Move from this short meditation into a childs pose. Hush Yoga, Sinead in Childs Pose

When in Childs pose begin Ujjaya breathing.  Also begin to connect to the core centre, applying Uddiyana Bhanda and Mulabhanda (drawing the navel gently back to the spine while using the pelvic floor muscles).

Stretch the arms, lifting the whole arm off the floor so only the hand is resting on the floor.  Draw the head of the arm bone back and hug the arms towards each other to create strength and stability.

Move forward onto hands and knees. Place hands directly under shoulders and shoulder distance apart, knees under hips, hip width apart.  Begin Cat, dropping the head and tail bone down to toward the floor while lifting the middle spine up towards the ceiling like a cat.   Reverse into cow stretch lifting the head and tail bone up towards the ceiling while dropping the middle spine.  Maintain a strong connection to the core centre, trying not to let go of the belly, especially in Cow stretch. (sorry no photos)

Move back into child’s pose for 2-3 breaths.

Hush Yoga, Adho Mukha SvanasanaMove into downward dog, keeping knees bent at first, with heals lifting high up off the floor.

Then stretch into the full pose.  You can bend one knee while stretching the opposite heal towards the floor.  This helps to warm up and loosen the calf muscle and hamstring, ( great after a night in high heal shoes ladies 😉 ).  Then make sure you hold a still downward dog for a while, focusing on breath and Bhandas (core centre)


Hush Yoga, Uttihita Chaturanga Dandasana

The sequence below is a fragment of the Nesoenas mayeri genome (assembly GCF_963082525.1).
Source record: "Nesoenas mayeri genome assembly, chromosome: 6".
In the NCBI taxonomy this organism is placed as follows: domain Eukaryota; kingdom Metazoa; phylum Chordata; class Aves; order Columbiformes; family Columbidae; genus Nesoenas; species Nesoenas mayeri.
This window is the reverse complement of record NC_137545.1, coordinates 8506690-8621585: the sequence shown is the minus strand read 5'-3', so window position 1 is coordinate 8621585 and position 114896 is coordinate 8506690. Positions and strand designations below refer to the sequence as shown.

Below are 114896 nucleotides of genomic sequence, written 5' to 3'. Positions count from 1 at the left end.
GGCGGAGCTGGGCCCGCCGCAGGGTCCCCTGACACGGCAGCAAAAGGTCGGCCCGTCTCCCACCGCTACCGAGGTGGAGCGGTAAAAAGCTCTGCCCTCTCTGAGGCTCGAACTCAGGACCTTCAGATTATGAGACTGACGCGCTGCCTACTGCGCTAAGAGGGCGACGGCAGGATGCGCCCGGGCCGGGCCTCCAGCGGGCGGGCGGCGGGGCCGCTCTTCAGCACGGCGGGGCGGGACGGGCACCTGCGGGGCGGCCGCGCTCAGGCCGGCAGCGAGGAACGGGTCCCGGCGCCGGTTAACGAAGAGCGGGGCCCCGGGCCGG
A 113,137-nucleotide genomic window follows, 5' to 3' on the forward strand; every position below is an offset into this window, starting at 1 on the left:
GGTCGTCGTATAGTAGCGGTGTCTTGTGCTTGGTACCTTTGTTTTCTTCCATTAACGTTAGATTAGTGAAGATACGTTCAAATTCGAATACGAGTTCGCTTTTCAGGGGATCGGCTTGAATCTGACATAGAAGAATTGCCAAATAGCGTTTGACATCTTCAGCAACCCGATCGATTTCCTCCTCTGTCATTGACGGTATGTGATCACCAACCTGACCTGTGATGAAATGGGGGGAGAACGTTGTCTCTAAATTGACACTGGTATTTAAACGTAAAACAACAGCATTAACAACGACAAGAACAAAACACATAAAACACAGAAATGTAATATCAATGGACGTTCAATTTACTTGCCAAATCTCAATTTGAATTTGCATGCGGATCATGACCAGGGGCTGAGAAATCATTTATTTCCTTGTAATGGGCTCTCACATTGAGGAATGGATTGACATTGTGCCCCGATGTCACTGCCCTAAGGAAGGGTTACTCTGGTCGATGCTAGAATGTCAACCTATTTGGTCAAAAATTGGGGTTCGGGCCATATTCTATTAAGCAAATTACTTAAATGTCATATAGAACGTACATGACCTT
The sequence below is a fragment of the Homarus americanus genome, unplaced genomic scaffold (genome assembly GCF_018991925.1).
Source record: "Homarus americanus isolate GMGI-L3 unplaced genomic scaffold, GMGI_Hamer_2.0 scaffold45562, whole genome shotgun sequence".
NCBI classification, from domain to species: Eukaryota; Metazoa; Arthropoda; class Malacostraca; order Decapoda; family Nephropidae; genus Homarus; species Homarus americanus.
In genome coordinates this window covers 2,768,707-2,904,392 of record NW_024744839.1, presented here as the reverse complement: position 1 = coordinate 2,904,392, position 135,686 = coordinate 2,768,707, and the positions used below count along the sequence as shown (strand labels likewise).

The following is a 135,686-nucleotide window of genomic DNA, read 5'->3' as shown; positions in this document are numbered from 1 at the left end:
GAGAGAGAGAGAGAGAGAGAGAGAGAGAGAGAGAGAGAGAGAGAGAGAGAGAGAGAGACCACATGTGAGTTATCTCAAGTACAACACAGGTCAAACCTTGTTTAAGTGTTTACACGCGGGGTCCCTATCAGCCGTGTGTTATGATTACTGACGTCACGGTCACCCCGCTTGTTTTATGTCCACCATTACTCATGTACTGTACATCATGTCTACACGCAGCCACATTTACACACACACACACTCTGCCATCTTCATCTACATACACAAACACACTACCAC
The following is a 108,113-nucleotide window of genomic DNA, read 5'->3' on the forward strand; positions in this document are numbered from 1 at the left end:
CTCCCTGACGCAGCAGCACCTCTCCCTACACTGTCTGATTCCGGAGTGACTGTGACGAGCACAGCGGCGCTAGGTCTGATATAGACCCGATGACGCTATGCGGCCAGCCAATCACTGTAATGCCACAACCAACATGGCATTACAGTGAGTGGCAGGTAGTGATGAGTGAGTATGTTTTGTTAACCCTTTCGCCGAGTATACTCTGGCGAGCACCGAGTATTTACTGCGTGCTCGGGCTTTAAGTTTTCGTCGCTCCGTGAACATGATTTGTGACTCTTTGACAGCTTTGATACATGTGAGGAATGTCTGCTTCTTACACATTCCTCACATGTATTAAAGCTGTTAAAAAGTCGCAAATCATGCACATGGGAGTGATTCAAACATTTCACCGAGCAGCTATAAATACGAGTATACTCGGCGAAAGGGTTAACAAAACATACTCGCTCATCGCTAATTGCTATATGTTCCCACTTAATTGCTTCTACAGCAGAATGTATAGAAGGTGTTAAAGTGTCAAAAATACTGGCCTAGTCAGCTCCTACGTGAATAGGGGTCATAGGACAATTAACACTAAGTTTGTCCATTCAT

Plank Pose, Hush Yoga From downward dog move into plank pose holding for a few breaths and then lower through chataranga to the floor.



Prepare for baby cobra pose.  Place hands Beside shoulders and lift chest off the floor, with out using in the hands to lift the chest up, so only the back is doing the work.

Hush Yoga, Baby Cobra

It is important to use your core muscles in cobra pose and also make sure the legs are strong by stretching the thigh bone back, spreading toes wide, turning thighs in slightly and moving tailbone forward without gripping the buttox.  Lower to body back to floor.Sinead, Hush Yoga

Move through baby cobra to full cobra however keep the elbows slightly bent, making sure the shoulder blades are moving in towards the spine and the shoulders are pulling down from the neck/ears at all times.

Move back to Childs pose for a few breaths.

Voila!  Ther’s  a simple yet very beneficial warm up.

Over the  next week I will break down the above postures in more detail.

Next weeks Breakfast Yoga will be a continuation from this warm up leading  through a flowing sequence towards sun salutations.

Enjoy your yoga practice.  Be kind to your body, take your time and warm up properly.

Peace,

Sinead.







My Yoga Breakfast.

The Benefits of Eating Hearty Porridge. Hush Yoga, My Yoga Breakfast.

Last week I gave you the the delicious recipe for one of my favourite  breakfasts.  Porridge a great reward after an early yoga/meditation practice.  Being a comfort  food it’s especially good at this time of year, warming the body up before facing the cold day ahead.